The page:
Sequester budget cuts could impact Alaska Native contracts, healthcare
Across-the-board federal budget cuts are coming, half from the Department of Defense budget; the other half to other federal agency budgets. But how will the cuts will affect Alaska Natives?
Cuts to the Department of Defense, budget will lead to reduced funding for Army and Air Force base operations and civilian employees likely will go on two days a month of leave without pay. DoD cuts will also affect Alaska Natives through a Small Business Administration program. Under SBA 8(a), Alaska Native for-profit corporations, federally recognized tribes across the country, and Native Hawaiians are given advantages in bidding on federal contracts. In fiscal year 2011, nationwide, SBA 8(a) participants secured $16.7 billion in contracts. Executive director of the Native American Contractors Association Kevin Allis says the upcoming cuts put those contracts in jeopardy.
“Many of our businesses are DoD contractors. So when you have this broad brush just eliminate X amount of dollars from DoD that’s going to flow down to many of these shareholders and tribal members and Native Americans not getting the resources that have flown through this program and through these companies,” Allis says.
Alaska Federation of Natives president Julie Kitka says cuts to other federal agencies – cuts to everything from housing and judicial and corrections systems to wildlife fire management and housing –will also have far-reaching impacts.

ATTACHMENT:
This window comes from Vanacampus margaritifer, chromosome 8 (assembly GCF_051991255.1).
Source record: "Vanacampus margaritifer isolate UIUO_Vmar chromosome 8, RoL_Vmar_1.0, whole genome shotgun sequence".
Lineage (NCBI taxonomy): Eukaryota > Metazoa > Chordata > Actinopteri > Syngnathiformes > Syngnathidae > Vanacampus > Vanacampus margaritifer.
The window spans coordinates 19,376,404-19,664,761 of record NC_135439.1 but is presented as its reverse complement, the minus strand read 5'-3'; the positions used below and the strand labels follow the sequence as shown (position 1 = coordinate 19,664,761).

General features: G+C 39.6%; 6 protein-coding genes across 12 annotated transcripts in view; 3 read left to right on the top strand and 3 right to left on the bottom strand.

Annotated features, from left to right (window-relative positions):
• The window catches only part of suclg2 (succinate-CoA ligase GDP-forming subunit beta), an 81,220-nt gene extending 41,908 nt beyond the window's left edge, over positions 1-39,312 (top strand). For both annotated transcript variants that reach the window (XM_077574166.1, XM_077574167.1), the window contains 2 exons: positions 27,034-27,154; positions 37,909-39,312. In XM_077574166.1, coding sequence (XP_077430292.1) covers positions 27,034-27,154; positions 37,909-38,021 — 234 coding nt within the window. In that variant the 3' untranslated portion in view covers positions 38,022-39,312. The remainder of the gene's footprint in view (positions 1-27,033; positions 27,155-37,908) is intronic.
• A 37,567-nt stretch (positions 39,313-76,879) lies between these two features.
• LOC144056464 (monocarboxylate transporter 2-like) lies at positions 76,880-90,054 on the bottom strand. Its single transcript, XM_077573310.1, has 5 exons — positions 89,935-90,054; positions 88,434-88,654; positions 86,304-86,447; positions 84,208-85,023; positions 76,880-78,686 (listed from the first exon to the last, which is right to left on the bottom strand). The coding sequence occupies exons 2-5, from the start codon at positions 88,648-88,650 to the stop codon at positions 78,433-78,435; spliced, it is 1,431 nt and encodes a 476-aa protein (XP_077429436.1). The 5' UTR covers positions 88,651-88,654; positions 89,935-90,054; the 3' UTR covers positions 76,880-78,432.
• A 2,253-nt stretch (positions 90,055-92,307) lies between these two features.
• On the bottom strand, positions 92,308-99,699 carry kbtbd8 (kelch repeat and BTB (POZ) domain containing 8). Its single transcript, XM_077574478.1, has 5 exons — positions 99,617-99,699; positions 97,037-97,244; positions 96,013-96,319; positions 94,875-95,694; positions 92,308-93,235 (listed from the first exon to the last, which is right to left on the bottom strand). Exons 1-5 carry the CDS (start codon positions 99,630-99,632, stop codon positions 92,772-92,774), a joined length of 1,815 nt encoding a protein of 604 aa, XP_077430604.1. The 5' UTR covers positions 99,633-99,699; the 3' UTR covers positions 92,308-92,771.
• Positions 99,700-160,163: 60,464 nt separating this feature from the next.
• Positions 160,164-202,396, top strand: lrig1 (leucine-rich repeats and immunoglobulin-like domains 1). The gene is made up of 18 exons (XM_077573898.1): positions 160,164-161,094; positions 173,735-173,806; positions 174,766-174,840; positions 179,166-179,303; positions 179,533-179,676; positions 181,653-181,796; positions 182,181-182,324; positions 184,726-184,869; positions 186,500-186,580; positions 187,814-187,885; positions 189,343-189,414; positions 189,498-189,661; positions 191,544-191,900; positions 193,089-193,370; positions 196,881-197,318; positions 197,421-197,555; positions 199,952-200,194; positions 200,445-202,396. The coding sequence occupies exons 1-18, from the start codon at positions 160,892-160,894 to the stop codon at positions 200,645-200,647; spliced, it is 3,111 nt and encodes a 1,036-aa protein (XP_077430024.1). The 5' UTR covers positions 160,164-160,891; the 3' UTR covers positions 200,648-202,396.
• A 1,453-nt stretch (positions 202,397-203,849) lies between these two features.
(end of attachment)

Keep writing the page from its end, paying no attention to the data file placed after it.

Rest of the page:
“For example the Department of Interior in which we have a lot of tribal programs they’re projecting that the tribes will lose $130 million across the nation impacting areas such as human services, law enforcement, BIA schools, economic development, and natural resources,” Kitka says.
“They’re also projecting with the Indian Health Service — because they’re not exempt from these cuts you would think common sense, hospitals, clinics, basic stuff would be exempt. They’re not exempt. They get these cuts as well. They’re suggesting that nationally about as 3,000 fewer inpatient admissions and 804 fewer outpatient visits to the whole Indian health network across the nation,” Kitka says.
Kitka says details about how the across-the-board cuts will play out have yet to be determined. She says the resulting uncertainty will drag out for months, drawing agency and public attention away from problems – such as high energy costs, and subsistence management issues – that need to be addressed. She says perhaps the most harm, however, is from the loss of faith:
“People’s confidence in the Congress to wrestle with tough decisions and make decisions has been really shaken. The public sector employees, federally recognized tribes, private sector, everybody is all rattled by the question: can they make decisions, can they resolve tough problems or does it remain in gridlock. Probably the biggest damage from the whole thing is this level of uncertainty and the level of risk that comes from that uncertainty,” Kitka says.
Kitka says Alaskans need to communicate with Congress and the lower 48 public:
“What we’re going to be doing is encouraging people to be very vocal to our delegation and others about how this program funding impacts people at the village level and how important it is and what happens if it disappears. When you look at the political process in dc they don’t think of our villages they don’t even think of Alaska they think of the big urban areas educate them about impacts. And rural Alaska doesn’t instantly come to mind. So it’s really important for us educate them about impacts, to educate them about Alaska, period,” Kitka says.
Congress enacted the bill requiring the federal budget cuts last year in an attempt to force itself and the President to reach agreement on federal budget cuts to reduce the deficit.